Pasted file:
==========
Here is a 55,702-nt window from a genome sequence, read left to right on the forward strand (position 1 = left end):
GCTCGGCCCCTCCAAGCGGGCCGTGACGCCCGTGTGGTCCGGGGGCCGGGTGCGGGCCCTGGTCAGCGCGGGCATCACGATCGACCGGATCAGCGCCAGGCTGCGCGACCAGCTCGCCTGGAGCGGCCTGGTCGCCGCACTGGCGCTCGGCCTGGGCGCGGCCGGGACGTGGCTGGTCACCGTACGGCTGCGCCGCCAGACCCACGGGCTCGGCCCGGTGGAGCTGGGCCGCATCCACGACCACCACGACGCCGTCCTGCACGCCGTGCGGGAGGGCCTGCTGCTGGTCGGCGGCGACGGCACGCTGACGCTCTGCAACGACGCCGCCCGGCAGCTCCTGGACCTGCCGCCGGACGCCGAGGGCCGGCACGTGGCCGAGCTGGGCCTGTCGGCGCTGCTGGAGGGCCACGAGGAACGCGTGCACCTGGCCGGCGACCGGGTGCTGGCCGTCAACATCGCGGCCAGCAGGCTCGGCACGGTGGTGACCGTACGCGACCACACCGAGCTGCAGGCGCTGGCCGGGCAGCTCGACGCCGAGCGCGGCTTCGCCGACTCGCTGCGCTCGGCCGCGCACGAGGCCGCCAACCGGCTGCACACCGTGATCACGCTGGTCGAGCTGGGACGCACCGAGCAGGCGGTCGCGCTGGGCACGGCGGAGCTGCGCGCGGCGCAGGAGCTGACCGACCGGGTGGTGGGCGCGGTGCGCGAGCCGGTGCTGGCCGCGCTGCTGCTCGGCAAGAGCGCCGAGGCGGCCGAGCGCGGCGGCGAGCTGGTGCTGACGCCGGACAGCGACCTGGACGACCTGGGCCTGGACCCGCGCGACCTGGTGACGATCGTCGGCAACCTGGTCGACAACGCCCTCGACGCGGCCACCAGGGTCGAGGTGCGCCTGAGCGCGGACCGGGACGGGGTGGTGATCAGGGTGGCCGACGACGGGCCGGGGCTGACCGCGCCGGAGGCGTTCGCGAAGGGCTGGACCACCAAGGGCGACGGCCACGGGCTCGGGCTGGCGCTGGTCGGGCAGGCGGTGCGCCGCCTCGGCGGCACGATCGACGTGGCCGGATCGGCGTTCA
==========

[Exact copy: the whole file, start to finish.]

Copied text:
Here is a 55,702-nt window from a genome sequence, read left to right on the forward strand (position 1 = left end):
GCTCGGCCCCTCCAAGCGGGCCGTGACGCCCGTGTGGTCCGGGGGCCGGGTGCGGGCCCTGGTCAGCGCGGGCATCACGATCGACCGGATCAGCGCCAGGCTGCGCGACCAGCTCGCCTGGAGCGGCCTGGTCGCCGCACTGGCGCTCGGCCTGGGCGCGGCCGGGACGTGGCTGGTCACCGTACGGCTGCGCCGCCAGACCCACGGGCTCGGCCCGGTGGAGCTGGGCCGCATCCACGACCACCACGACGCCGTCCTGCACGCCGTGCGGGAGGGCCTGCTGCTGGTCGGCGGCGACGGCACGCTGACGCTCTGCAACGACGCCGCCCGGCAGCTCCTGGACCTGCCGCCGGACGCCGAGGGCCGGCACGTGGCCGAGCTGGGCCTGTCGGCGCTGCTGGAGGGCCACGAGGAACGCGTGCACCTGGCCGGCGACCGGGTGCTGGCCGTCAACATCGCGGCCAGCAGGCTCGGCACGGTGGTGACCGTACGCGACCACACCGAGCTGCAGGCGCTGGCCGGGCAGCTCGACGCCGAGCGCGGCTTCGCCGACTCGCTGCGCTCGGCCGCGCACGAGGCCGCCAACCGGCTGCACACCGTGATCACGCTGGTCGAGCTGGGACGCACCGAGCAGGCGGTCGCGCTGGGCACGGCGGAGCTGCGCGCGGCGCAGGAGCTGACCGACCGGGTGGTGGGCGCGGTGCGCGAGCCGGTGCTGGCCGCGCTGCTGCTCGGCAAGAGCGCCGAGGCGGCCGAGCGCGGCGGCGAGCTGGTGCTGACGCCGGACAGCGACCTGGACGACCTGGGCCTGGACCCGCGCGACCTGGTGACGATCGTCGGCAACCTGGTCGACAACGCCCTCGACGCGGCCACCAGGGTCGAGGTGCGCCTGAGCGCGGACCGGGACGGGGTGGTGATCAGGGTGGCCGACGACGGGCCGGGGCTGACCGCGCCGGAGGCGTTCGCGAAGGGCTGGACCACCAAGGGCGACGGCCACGGGCTCGGGCTGGCGCTGGTCGGGCAGGCGGTGCGCCGCCTCGGCGGCACGATCGACGTGGCCGGATCGGCGTTCA